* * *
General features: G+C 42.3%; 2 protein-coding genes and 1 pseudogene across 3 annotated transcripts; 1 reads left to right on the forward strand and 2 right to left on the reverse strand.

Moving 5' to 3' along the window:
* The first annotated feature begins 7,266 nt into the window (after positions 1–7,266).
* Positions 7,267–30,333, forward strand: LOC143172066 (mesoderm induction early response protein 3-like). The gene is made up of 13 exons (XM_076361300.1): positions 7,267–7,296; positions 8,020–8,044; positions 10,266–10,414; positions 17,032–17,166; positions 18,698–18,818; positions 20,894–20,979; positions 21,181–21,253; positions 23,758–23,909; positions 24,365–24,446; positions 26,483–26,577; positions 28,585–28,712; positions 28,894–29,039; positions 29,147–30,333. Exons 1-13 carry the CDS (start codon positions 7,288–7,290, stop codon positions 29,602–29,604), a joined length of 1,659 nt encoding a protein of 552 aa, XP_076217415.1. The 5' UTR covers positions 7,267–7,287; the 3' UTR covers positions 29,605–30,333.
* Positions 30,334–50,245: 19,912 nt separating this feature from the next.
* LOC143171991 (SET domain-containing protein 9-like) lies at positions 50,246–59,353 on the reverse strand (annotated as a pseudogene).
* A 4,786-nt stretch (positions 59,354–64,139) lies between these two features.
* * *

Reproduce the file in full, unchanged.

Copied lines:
General features: G+C 42.3%; 2 protein-coding genes and 1 pseudogene across 3 annotated transcripts; 1 reads left to right on the forward strand and 2 right to left on the reverse strand.

Moving 5' to 3' along the window:
* The first annotated feature begins 7,266 nt into the window (after positions 1–7,266).
* Positions 7,267–30,333, forward strand: LOC143172066 (mesoderm induction early response protein 3-like). The gene is made up of 13 exons (XM_076361300.1): positions 7,267–7,296; positions 8,020–8,044; positions 10,266–10,414; positions 17,032–17,166; positions 18,698–18,818; positions 20,894–20,979; positions 21,181–21,253; positions 23,758–23,909; positions 24,365–24,446; positions 26,483–26,577; positions 28,585–28,712; positions 28,894–29,039; positions 29,147–30,333. Exons 1-13 carry the CDS (start codon positions 7,288–7,290, stop codon positions 29,602–29,604), a joined length of 1,659 nt encoding a protein of 552 aa, XP_076217415.1. The 5' UTR covers positions 7,267–7,287; the 3' UTR covers positions 29,605–30,333.
* Positions 30,334–50,245: 19,912 nt separating this feature from the next.
* LOC143171991 (SET domain-containing protein 9-like) lies at positions 50,246–59,353 on the reverse strand (annotated as a pseudogene).
* A 4,786-nt stretch (positions 59,354–64,139) lies between these two features.